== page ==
Page:Popular Science Monthly Volume 55.djvu/844

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822

POPULAR SCIENCE MONTHLY.

claim to existence as a science than astronomy would if we found some astronomers insisting that the sun went around the earth and others contending that the earth went around the sun."[1]

After all, the question whether sociology deserves to be called a science or not is one of merely academic interest. It has received far more attention than it really deserves. Nor will any amount of discussion upon this point help to make sociology a science. "It is safe to say," remarks the critic from whom we have just quoted, "that no great scientific work was ever done by a man who was fretting over the question whether he was a scientist or not. The work is the thing and not what it is called. On the other hand, no name can. dignify a work which is petty and futile."

It is not by talking about it, but by working over it, that a body of knowledge is developed into a science. And sociologists would do well to heed the advice of Tarde, the French writer: "Instead of discoursing upon the merits of this infant—sociology—which men have had the art to baptize before its birth, let us succeed, if possible, in bringing it forth."[2]

A FEATHERED PARASITE.
By LEANDER S. KEYSER.

NOTHING could more clearly prove that a common law runs through the whole domain of Nature than the fact that in every division of her realm there seems to be a class of parasites. In the vegetable world, as is well known, there are various plants that depend wholly upon other plants for the supply of their vital forces. And in the human sphere there are parasites in a very real and literal sense—men and women who rely upon the toil and thrift of others to sustain them in worthless idleness.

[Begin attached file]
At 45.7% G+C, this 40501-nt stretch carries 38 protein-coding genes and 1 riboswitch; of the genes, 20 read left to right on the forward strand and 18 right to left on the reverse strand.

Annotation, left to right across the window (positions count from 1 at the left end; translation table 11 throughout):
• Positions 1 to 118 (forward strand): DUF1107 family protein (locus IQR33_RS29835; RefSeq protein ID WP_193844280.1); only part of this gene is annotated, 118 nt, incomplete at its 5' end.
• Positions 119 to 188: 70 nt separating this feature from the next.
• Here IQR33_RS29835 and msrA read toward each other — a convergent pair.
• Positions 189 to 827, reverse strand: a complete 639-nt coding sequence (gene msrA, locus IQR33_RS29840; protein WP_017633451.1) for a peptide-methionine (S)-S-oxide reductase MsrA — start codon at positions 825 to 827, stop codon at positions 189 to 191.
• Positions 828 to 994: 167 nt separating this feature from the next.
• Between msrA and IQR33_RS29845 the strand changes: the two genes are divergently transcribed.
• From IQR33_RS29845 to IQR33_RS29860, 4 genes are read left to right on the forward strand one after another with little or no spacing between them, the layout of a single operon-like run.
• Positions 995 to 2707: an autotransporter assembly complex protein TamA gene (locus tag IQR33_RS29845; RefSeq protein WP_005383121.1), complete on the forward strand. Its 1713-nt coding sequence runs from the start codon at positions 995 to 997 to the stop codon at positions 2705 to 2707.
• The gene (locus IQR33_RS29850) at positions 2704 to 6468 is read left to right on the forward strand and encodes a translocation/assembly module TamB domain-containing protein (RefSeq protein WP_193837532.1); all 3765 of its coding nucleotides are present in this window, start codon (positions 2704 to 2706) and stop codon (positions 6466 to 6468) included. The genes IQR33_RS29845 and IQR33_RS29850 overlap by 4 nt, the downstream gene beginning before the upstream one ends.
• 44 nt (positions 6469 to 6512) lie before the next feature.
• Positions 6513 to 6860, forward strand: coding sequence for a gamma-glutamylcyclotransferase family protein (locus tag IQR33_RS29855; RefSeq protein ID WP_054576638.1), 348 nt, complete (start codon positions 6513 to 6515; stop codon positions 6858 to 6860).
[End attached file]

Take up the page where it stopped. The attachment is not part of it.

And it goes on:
In view of the almost universal character of this law it would be strange if these peculiar forms of dependence did not appear in the avian community. We do find such developments in that department of creation. Across the waters there is one bird which has won an unenviable reputation as a parasite, and that is the European cuckoo, which relies almost wholly on the efforts of its more thrifty neighbors to hatch and rear its young, and thereby perpetuate the species. Strangely enough, our American cuckoos are not given to such slovenly habits, but build their own nests and faith-


  1. The Nation, vol. Ix, p. 351. Review of Small and Vincent's Introduction to the Study of Society.
  2. Quoted by Vincent in American Journal of Sociology, January, 1896, p. 487.